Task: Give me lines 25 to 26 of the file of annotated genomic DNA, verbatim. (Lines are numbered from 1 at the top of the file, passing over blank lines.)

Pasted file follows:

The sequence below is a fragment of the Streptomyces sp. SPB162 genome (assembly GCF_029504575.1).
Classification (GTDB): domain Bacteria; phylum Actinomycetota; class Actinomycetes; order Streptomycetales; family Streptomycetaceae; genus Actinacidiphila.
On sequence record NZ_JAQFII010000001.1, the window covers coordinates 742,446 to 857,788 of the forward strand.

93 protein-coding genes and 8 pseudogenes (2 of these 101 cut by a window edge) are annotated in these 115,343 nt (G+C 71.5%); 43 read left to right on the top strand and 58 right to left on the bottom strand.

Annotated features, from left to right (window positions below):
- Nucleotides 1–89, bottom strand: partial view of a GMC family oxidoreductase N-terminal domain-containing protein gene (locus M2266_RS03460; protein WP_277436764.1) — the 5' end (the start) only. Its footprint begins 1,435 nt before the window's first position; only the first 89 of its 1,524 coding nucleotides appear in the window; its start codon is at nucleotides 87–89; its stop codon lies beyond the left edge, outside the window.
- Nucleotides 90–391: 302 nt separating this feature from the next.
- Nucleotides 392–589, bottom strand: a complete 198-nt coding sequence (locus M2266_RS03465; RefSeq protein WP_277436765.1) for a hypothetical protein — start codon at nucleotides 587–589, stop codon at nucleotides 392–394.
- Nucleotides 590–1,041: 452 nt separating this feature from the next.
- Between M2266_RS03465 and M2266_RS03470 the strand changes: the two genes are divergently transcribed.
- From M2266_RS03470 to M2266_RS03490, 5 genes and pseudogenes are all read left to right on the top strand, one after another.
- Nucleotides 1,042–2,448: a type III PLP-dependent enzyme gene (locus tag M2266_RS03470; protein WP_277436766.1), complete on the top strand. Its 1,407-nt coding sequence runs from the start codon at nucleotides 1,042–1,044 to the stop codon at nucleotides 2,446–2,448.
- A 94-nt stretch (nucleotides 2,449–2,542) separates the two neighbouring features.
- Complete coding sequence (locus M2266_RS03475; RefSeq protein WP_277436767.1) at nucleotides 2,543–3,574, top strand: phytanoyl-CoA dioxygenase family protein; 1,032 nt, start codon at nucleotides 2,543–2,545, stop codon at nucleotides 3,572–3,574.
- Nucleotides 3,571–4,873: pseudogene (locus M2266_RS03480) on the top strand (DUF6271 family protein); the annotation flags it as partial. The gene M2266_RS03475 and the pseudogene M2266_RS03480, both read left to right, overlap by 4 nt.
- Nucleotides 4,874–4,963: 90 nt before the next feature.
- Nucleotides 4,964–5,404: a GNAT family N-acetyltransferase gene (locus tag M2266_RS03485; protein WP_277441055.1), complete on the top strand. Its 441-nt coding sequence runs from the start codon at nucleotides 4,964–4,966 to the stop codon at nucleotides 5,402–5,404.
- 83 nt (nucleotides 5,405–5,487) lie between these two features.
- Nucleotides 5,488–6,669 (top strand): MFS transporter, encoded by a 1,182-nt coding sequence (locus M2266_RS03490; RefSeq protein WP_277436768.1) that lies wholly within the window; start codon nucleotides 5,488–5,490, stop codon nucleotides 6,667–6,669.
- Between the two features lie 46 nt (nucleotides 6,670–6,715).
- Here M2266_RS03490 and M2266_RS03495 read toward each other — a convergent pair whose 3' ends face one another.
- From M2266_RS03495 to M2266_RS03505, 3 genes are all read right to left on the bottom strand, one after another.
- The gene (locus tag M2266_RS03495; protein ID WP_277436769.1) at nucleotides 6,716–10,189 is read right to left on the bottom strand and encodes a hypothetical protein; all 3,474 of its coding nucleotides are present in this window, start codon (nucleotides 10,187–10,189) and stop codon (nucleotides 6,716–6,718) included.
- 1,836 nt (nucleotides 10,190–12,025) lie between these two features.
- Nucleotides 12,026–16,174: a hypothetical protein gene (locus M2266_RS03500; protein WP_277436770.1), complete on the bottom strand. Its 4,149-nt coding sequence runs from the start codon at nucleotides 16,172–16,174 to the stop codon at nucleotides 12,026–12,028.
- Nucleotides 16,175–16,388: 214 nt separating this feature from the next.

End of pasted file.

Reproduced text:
- Nucleotides 12,026–16,174: a hypothetical protein gene (locus M2266_RS03500; protein WP_277436770.1), complete on the bottom strand. Its 4,149-nt coding sequence runs from the start codon at nucleotides 16,172–16,174 to the stop codon at nucleotides 12,026–12,028.
- Nucleotides 16,175–16,388: 214 nt separating this feature from the next.